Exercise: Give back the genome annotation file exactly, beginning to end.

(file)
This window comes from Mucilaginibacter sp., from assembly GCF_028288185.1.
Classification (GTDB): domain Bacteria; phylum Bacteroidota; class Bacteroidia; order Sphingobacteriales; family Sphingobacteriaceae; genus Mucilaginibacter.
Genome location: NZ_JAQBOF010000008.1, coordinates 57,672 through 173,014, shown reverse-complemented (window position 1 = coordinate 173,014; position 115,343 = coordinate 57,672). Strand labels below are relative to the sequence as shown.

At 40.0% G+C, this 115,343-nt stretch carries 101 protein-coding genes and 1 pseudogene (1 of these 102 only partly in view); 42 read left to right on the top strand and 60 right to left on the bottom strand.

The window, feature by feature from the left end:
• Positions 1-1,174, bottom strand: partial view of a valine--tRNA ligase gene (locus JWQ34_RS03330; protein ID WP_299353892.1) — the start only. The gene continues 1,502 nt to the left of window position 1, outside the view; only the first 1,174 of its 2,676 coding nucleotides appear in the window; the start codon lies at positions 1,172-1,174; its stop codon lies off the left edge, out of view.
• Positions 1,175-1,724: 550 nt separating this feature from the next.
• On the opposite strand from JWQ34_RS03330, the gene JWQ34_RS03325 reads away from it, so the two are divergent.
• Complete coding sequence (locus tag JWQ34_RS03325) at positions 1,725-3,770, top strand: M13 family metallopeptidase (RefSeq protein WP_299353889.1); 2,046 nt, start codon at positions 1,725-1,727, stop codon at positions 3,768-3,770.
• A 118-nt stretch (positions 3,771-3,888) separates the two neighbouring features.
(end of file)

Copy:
This window comes from Mucilaginibacter sp., from assembly GCF_028288185.1.
Classification (GTDB): domain Bacteria; phylum Bacteroidota; class Bacteroidia; order Sphingobacteriales; family Sphingobacteriaceae; genus Mucilaginibacter.
Genome location: NZ_JAQBOF010000008.1, coordinates 57,672 through 173,014, shown reverse-complemented (window position 1 = coordinate 173,014; position 115,343 = coordinate 57,672). Strand labels below are relative to the sequence as shown.

At 40.0% G+C, this 115,343-nt stretch carries 101 protein-coding genes and 1 pseudogene (1 of these 102 only partly in view); 42 read left to right on the top strand and 60 right to left on the bottom strand.

The window, feature by feature from the left end:
• Positions 1-1,174, bottom strand: partial view of a valine--tRNA ligase gene (locus JWQ34_RS03330; protein ID WP_299353892.1) — the start only. The gene continues 1,502 nt to the left of window position 1, outside the view; only the first 1,174 of its 2,676 coding nucleotides appear in the window; the start codon lies at positions 1,172-1,174; its stop codon lies off the left edge, out of view.
• Positions 1,175-1,724: 550 nt separating this feature from the next.
• On the opposite strand from JWQ34_RS03330, the gene JWQ34_RS03325 reads away from it, so the two are divergent.
• Complete coding sequence (locus tag JWQ34_RS03325) at positions 1,725-3,770, top strand: M13 family metallopeptidase (RefSeq protein WP_299353889.1); 2,046 nt, start codon at positions 1,725-1,727, stop codon at positions 3,768-3,770.
• A 118-nt stretch (positions 3,771-3,888) separates the two neighbouring features.